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"Roll With It": Reel Film Reviews interviews Jonny Owen

By Sayward Spooner

Jonny Owen might be one of those artists who could throw himself into any medium as long as he was able to tell stories. Currently he’s an actor, writer, and producer from Wales. He’s also a musician who played in an indie band for 10 years in the 1990s. When you put all that together, you get the 2013 UK film Svengali. Now being released in North America, Svengali is about a small town guy from Wales named Dixie who believes he’s discovered the next big band that will change rock and roll forever. But Dixie learns that the music, no matter how powerful, is only a small part of what it takes to manage a band in the music industry. It’s the rock and roll antics and crazy story around the music that people want and it’s the Svengali’s job to frame it just right.

REEL FILM REVIEWS: Where does the idea for Svengali come from? What inspired it?

JONNY OWEN: It's almost semi-autobiographical. I moved to London in 2007, 2008 and I didn't have any work. I was a jobbing actor and writer, and I had this idea of somebody similar who was there looking to get a band signed with this record label and the credit crunch just happened, so there's no money around. But this guy has this idea that he has this band that was fantastic, was going to save rock and roll. And so I filmed some stuff with my friends who are actors. It was a comedy about this guy that almost bungles his way along but actually he's got a great band. I did it online and it was very, very popular in the UK and across the world. A few what you would call "famous people" from the world of rock and roll, people like Alan McGee and Carl Barât from the Libertines, they liked it and thought it was very funny. They wanted to be part of it and it kind of grew from there, really.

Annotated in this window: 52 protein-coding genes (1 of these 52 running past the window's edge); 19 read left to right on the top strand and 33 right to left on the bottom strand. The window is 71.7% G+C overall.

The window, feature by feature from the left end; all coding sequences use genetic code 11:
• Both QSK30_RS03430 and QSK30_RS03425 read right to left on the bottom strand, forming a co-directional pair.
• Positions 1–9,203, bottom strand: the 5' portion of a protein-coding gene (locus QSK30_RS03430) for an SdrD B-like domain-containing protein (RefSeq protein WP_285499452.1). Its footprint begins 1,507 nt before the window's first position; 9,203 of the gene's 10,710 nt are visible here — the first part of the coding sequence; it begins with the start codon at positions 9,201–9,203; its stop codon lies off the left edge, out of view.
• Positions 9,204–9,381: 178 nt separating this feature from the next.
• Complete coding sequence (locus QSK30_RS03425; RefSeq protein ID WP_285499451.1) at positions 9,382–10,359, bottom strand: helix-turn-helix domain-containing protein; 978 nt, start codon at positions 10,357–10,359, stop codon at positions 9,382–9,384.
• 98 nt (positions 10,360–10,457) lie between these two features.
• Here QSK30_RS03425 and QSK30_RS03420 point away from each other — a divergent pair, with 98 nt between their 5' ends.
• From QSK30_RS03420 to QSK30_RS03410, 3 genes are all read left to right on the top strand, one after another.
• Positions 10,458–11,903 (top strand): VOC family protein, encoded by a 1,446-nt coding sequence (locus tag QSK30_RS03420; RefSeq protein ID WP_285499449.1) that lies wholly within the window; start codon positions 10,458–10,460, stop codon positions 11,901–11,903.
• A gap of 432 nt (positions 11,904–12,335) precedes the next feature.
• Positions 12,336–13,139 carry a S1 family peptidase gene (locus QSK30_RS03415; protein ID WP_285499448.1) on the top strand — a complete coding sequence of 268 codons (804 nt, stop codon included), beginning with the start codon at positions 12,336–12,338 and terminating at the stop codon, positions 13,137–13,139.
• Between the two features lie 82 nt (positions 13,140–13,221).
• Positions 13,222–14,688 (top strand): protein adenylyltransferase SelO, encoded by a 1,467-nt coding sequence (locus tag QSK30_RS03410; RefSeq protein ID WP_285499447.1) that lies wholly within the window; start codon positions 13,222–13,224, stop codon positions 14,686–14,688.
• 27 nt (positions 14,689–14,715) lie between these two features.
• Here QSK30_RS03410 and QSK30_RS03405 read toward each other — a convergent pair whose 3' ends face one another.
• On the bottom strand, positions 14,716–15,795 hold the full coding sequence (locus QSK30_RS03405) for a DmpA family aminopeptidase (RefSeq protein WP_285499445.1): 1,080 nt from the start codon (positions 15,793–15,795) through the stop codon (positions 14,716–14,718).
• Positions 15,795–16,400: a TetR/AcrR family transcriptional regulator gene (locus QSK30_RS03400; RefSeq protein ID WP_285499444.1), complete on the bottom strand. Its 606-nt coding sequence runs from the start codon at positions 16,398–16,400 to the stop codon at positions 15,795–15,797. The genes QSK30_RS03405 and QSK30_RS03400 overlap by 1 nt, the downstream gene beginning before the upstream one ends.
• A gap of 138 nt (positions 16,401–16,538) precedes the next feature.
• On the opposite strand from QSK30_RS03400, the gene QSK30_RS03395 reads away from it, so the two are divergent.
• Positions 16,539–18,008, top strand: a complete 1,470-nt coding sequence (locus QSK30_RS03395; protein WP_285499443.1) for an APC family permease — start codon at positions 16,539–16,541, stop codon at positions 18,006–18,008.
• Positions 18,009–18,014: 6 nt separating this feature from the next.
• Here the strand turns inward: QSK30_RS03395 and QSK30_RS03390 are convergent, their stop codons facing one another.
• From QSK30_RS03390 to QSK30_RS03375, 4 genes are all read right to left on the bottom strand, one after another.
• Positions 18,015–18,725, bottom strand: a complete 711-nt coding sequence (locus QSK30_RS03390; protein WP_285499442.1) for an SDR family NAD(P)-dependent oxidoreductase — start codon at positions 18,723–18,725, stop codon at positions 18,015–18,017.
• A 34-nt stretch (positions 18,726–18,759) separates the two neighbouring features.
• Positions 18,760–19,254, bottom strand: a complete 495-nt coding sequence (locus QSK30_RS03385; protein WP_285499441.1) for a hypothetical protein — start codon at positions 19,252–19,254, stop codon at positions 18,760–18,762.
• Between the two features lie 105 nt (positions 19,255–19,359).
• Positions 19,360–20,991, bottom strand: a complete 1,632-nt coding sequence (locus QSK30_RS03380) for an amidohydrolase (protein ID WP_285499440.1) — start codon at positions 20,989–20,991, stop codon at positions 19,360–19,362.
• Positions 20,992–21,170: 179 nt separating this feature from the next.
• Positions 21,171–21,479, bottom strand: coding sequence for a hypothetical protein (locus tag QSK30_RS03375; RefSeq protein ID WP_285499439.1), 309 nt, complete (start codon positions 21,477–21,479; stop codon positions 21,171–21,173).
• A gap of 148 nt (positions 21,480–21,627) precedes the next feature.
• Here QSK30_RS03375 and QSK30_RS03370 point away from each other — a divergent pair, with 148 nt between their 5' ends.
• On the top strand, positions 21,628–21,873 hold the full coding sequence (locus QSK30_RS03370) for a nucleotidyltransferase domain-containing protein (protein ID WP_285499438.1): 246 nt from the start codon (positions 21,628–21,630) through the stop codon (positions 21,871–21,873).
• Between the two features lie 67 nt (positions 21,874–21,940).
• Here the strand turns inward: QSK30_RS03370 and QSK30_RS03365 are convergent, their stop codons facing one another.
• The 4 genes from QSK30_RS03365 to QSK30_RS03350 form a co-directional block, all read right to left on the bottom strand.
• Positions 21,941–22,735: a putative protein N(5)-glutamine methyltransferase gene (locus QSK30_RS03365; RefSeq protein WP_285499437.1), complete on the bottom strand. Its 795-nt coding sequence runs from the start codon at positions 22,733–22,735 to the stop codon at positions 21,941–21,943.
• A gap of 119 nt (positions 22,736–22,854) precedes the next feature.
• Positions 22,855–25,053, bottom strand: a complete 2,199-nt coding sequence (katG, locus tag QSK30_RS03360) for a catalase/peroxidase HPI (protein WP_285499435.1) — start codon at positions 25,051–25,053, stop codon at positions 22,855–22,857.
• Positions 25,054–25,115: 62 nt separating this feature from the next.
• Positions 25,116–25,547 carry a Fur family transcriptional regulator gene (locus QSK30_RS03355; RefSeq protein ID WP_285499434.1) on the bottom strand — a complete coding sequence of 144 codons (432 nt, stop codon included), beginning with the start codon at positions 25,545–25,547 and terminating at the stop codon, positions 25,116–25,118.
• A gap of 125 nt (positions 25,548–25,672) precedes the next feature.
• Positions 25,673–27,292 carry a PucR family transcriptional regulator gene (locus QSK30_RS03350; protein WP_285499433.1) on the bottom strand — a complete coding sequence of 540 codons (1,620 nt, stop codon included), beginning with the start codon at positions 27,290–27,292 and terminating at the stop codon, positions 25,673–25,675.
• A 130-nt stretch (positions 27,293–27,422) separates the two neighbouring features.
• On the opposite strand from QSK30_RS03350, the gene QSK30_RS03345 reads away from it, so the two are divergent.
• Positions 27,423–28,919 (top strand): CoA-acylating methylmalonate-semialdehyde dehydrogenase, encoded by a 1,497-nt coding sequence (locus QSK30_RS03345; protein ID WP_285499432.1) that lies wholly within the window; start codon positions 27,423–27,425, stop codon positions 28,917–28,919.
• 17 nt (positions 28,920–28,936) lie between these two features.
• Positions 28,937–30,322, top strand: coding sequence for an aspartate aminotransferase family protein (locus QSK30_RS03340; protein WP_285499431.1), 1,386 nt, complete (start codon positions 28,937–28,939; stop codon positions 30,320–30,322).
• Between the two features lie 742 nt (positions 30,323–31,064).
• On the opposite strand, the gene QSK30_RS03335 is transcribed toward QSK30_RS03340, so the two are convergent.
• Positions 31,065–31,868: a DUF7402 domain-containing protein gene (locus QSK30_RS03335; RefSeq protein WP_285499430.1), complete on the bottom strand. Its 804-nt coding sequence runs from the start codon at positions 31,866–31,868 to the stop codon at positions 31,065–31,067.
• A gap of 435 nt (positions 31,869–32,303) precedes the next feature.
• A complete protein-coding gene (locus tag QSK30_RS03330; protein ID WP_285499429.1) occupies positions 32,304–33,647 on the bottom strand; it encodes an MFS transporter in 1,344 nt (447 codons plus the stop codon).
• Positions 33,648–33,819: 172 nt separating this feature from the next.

So it initially started as an internet series?

That’s right, episodes. They got a cult following. Magazines like the NME and Rolling Stone picked it up and said this is good, it's very funny. That was over a period of two years, altogether. Some people got interested and said this is a great idea to make it into a film and that was it, really. It grew from there.

Was turning it into a film a lot more work? What did you have to do to do that?

Yeah, it was a lot more work in the sense that you had to write a script that was a narrative of a film. And obviously setting up the production; everything from finding the locations to getting the actors to putting the production team together. We managed to raise the money to do it, and what happened was, we made the film and Universal Films in the UK loved it and picked it up and put it out. That was the story, really.